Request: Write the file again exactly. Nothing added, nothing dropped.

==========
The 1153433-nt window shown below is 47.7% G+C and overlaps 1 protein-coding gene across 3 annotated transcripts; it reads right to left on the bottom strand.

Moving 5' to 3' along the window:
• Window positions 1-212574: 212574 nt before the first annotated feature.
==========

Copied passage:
The 1153433-nt window shown below is 47.7% G+C and overlaps 1 protein-coding gene across 3 annotated transcripts; it reads right to left on the bottom strand.

Moving 5' to 3' along the window:
• Window positions 1-212574: 212574 nt before the first annotated feature.